By Laura Haight
Originally published by Upstate Business Journal on Aug 9, 2013
There are players and spectators, doers and observers, those who can do and those who teach. In social media, there are creators and curators
A creator is a person, thought-leader or company that develops unique content on blogs, social media. Someone other people read and follow. While a curator is one who reads, evaluates and publicizes content
Most of us are practicing curation without really thinking about it. That’s what you’re doing everytime to share a link or retweet a post.
But there are more formal curation methods that let you create digital publications from content you and your readers/clients/customers may be interested in.
There are tools to help. They range from super simple to much more full featured (read that: pricey).
Here’s a look at a few:
You might overlook this at first, but Pinterest is a curation tool. I know! I thought it was just for shopping too. A cool way to tag a great pair of shoes. But as most things on the Internet, it has outgrown its programming. Pinners have determined for themselves what it’s going to be - and it turns out there are a lot of organizations out there building boards with interesting content they want to share. These boards, of course, are only on Pinterest so you can point people to them or hope that Pinterest users stumble across them, but that’s as far as it goes for publicizing your efforts.
Paper.li (http://www.paper.li) let’s you create an online newspapers from a variety of content sources, trending tags and contributors. Your papers is virtually published with refreshed content on your customized schedule. You can publicize your work in a variety of ways - by sharing on social sites, by getting subscribers who get each new edition emailed to them, or - for an upgrade fee of $9 per month, you can embed the code in your website. I set one up (http://paper.li/f-1333812961) on virtual events/online meetings. The challenge is that you really have to watch the content. All kind of content gets pulled in and you - as the editor/publisher - have control over whether to include it and how to display it. If you aren’t really watching a lot of junk creeps in.
Depending on how active a role you want to take, paper.li could have many great features or lots of drawbacks. You really have to review the content, but you can control where it appears, how it is displayed and remove unwanted posts. Because the first time you see most of these stories is when they appear in your paper, the format is promising but requires a lot of work from you.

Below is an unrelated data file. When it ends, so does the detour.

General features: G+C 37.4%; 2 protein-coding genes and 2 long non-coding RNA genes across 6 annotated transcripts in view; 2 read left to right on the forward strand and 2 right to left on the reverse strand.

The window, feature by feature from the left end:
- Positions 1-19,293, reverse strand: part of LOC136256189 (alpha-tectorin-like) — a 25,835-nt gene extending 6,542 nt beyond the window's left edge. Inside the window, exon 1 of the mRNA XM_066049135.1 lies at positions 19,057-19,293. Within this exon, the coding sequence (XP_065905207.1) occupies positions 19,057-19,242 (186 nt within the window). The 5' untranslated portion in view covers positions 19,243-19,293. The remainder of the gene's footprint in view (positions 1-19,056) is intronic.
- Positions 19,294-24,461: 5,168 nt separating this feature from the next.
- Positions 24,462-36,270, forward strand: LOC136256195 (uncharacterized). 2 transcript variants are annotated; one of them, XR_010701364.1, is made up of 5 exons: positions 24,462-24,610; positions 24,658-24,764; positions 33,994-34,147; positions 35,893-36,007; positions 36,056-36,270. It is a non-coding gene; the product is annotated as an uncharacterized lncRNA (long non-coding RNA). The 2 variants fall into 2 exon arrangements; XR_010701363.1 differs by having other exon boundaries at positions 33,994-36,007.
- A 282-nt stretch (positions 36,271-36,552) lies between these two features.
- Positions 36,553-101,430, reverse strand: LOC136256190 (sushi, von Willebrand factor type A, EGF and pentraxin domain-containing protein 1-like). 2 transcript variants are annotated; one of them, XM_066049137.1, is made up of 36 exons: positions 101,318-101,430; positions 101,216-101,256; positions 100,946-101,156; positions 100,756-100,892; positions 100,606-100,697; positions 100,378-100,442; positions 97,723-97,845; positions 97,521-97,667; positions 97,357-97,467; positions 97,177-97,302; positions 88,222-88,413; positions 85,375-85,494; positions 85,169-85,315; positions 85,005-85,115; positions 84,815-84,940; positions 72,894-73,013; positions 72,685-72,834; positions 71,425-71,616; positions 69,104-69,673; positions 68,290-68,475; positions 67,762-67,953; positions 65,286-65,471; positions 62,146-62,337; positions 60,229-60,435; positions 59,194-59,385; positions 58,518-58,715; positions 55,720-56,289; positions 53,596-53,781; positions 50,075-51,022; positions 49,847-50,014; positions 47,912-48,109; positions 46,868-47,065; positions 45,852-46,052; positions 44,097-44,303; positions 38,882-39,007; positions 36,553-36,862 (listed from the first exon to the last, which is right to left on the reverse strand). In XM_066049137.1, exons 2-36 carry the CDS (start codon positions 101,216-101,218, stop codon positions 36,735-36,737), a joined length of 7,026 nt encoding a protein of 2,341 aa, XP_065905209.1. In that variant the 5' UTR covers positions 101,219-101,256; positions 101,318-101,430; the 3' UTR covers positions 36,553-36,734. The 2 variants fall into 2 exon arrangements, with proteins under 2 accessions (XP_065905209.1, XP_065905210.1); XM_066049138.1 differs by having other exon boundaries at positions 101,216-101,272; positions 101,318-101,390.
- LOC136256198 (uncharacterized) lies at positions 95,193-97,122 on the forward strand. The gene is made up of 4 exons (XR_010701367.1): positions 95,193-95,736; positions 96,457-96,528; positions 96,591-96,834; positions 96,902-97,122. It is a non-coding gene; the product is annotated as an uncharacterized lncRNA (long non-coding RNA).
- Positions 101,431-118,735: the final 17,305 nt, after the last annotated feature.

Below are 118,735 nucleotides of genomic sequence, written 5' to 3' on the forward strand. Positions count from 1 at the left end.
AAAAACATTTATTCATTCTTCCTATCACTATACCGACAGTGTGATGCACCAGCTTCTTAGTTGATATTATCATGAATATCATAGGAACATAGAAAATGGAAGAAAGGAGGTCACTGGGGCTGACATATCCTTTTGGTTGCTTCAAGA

Flipboard is a great tool that just in the past two weeks got even better. Flipboard is a mobile app that aggregates content on the web into magazine style pages. As a program to make your social media reading more accessible, it is great. But it also lets readers create their own magazines. The Flipboard magazines require that you populate them, either as you read other content in Flipboard that you can “flip” into one of your magazines or as you read or come across things online, you can use a bookmarklet to save a web page into your magazine. The magazines can be only for you - a way to aggregate things you wanted to save for later reading. Or for distribution. Although responsively designed for mobile use, they can now be viewed online as well. www.flipboard.com. Check out our digital magazine - SmartTech.
While Flipboard is more theme oriented, Storify is a great way to curate an event or a single issue. It pulls in content across the web based on searches, hashtags or other specifics. Like Flipboard and Paper.li, there’s a bookmarklet to let you grab content for your story as you browse web pages. For free, you can create as many stories as you want and embed them in your websites or blog. For a business upgrade you can rid yourself of ad support, create branded stories that match your website in color, look and feel or add more users.
These are just the tip of the iceberg - and generally I’ve looked at those most accessible factoring in cost and ease of use. But if you’re a bigger company and want a much more business oriented publishing solution, there are plenty of programs out there from Pressjack to Curata and everything in between.
Although it is an old term - curating on the web is one of the most engaging ways of making sense out of what can often seem to be just digital noise.